What the Palette Has to Say

A friend recently sent me a link to this Telegraph article, which discusses the palettes of several French painters from the 19th century. It’s a really interesting article, and it’s fun to see the how the methodology, artistic style, personality of an artist is revealed in his/her palette. Here are two examples from the article that I thought were especially interesting:

Seurat’s palette for La Grande Jatte (1884) was heavily ordered by Chevruel’s color theory (which was popular among Impressionist painters at the time). Look at how Seurat kept the colors on his palette rigidly organized.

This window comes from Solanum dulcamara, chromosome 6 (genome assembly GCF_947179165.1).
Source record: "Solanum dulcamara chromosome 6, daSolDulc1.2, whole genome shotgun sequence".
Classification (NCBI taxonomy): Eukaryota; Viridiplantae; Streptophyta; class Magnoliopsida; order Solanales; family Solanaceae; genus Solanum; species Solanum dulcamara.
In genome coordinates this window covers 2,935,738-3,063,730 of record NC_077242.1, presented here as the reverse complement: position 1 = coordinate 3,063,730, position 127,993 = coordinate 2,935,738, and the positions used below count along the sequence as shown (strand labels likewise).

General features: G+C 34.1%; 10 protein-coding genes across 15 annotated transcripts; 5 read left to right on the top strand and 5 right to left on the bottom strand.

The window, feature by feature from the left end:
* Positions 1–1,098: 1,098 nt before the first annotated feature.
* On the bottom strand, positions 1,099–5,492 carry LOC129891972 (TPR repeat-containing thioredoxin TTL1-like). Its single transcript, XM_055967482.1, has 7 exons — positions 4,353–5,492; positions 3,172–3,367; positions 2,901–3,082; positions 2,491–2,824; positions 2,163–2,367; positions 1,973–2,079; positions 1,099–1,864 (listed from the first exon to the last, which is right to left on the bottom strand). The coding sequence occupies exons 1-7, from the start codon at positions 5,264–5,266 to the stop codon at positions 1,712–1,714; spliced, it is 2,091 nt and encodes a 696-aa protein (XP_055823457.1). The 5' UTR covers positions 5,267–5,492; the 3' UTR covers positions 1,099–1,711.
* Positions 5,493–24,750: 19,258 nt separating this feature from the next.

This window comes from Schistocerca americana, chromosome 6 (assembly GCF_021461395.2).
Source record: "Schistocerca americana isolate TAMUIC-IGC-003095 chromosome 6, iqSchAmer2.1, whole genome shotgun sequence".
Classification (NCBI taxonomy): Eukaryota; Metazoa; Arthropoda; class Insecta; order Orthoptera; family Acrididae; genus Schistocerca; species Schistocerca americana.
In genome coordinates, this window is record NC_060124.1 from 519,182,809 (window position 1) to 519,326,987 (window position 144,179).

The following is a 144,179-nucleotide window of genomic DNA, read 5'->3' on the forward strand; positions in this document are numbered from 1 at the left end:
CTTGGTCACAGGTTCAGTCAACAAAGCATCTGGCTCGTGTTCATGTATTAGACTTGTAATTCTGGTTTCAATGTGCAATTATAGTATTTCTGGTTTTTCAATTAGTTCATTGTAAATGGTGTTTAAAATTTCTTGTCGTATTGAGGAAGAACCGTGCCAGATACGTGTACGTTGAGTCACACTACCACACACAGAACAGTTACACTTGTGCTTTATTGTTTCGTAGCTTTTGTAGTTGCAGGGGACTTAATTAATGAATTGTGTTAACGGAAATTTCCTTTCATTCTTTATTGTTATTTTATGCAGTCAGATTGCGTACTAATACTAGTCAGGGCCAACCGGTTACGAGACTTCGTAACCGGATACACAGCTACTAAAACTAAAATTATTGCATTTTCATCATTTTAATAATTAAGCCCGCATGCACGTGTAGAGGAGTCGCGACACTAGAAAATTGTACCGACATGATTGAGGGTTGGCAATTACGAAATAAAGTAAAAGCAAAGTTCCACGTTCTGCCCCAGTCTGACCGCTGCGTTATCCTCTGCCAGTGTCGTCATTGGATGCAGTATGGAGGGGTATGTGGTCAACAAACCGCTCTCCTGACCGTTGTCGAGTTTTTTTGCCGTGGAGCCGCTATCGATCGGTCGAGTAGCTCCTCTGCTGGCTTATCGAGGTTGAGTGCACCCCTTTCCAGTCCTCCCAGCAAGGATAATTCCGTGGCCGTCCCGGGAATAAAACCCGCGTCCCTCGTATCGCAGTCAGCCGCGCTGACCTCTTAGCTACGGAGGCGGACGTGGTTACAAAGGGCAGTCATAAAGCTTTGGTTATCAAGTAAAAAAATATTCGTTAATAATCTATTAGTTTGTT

Delacroix’s palette is especially interesting to me. I’ve never thought of Delacroix as being an extremely meticulous person, but look at how he orders and arranges his palette. In a way, this orderly arrangement reminds me of how Delacroix was extremely concerned with the composition of his paintings. I’ve always been struck with how the triangular composition of Liberty Leading the People (1830) is very well-considered, especially when examining the different gestures and lines that form the triangle.
Which artist’s palette do you like best? (Note: There are several other images of palettes in the article, not just these two.) What part of the article did you find most interesting?

Hallucinogenic Plant or Exploding Cucumber?

Over the past few weeks or so, there has been some fascinating discussion about Botticelli’s Mars and Venus (c. 1485).  I’ve tweeted about this a bit, but I wanted to write out some of the details about this discussion.